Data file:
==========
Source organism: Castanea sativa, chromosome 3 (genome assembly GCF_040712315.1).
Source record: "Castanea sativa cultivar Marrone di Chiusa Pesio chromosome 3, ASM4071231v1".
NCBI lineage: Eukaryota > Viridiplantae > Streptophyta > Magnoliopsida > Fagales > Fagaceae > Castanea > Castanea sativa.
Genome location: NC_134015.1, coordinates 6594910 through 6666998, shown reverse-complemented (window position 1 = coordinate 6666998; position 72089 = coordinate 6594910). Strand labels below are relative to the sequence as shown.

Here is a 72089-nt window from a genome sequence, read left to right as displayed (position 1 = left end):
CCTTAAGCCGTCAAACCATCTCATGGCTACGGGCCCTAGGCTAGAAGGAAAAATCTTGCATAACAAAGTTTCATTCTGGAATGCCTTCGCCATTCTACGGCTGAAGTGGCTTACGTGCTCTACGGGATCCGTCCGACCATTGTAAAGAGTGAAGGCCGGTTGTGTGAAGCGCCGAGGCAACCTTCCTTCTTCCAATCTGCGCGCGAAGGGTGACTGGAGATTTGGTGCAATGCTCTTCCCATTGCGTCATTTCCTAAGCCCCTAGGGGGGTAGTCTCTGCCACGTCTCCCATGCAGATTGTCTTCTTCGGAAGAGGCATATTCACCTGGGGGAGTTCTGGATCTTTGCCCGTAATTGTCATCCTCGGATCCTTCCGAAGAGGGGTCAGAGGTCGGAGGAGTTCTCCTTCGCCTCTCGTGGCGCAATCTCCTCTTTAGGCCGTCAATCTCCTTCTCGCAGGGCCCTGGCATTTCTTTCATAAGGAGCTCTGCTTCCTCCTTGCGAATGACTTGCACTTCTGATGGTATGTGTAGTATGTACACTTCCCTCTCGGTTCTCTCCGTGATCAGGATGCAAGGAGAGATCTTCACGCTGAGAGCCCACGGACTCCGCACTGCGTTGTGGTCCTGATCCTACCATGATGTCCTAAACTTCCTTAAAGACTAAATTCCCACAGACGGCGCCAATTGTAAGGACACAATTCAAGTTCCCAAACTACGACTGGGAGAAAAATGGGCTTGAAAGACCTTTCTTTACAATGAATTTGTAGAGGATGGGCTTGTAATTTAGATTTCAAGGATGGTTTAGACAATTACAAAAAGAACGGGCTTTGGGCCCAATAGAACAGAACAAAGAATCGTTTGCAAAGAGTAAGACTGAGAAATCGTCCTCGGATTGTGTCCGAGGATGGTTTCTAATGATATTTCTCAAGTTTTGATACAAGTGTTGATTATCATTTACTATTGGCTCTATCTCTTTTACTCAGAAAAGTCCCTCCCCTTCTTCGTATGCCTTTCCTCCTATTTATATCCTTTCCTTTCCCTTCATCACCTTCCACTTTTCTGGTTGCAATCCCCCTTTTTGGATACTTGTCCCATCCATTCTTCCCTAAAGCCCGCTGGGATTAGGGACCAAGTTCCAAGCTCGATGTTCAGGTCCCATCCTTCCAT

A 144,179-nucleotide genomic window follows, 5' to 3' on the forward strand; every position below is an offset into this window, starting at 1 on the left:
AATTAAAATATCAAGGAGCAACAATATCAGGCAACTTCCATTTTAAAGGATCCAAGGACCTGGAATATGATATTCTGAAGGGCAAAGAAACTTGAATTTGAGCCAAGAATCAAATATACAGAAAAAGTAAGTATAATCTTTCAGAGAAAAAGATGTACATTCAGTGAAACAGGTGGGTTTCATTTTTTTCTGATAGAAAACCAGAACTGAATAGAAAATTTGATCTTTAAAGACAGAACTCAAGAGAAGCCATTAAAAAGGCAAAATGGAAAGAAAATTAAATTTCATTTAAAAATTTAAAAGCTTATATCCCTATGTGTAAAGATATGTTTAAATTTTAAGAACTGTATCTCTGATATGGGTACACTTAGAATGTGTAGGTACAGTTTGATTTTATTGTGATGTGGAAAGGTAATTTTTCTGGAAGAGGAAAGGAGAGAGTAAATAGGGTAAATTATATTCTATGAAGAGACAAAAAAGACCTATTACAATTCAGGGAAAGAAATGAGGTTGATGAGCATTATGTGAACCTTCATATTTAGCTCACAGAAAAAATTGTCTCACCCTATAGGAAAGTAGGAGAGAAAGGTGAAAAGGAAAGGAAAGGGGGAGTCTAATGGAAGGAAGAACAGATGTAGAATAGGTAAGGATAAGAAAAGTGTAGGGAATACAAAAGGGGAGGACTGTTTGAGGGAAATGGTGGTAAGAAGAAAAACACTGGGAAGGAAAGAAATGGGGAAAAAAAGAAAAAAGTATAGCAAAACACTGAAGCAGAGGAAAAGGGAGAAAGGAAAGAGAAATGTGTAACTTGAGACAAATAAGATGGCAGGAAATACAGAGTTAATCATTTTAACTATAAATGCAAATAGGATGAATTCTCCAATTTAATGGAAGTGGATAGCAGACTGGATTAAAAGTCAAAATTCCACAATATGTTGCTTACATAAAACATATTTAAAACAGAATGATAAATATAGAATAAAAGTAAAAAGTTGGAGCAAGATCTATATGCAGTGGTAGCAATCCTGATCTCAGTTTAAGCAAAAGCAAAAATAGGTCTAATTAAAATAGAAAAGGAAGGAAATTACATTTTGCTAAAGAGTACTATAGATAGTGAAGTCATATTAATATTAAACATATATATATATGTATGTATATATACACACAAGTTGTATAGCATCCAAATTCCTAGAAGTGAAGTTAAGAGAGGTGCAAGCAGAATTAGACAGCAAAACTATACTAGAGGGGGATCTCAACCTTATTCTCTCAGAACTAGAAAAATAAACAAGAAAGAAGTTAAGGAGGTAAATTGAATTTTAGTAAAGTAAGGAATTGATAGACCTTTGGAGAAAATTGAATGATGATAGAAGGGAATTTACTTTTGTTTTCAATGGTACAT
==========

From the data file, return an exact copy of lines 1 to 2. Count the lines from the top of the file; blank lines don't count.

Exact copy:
Source organism: Castanea sativa, chromosome 3 (genome assembly GCF_040712315.1).
Source record: "Castanea sativa cultivar Marrone di Chiusa Pesio chromosome 3, ASM4071231v1".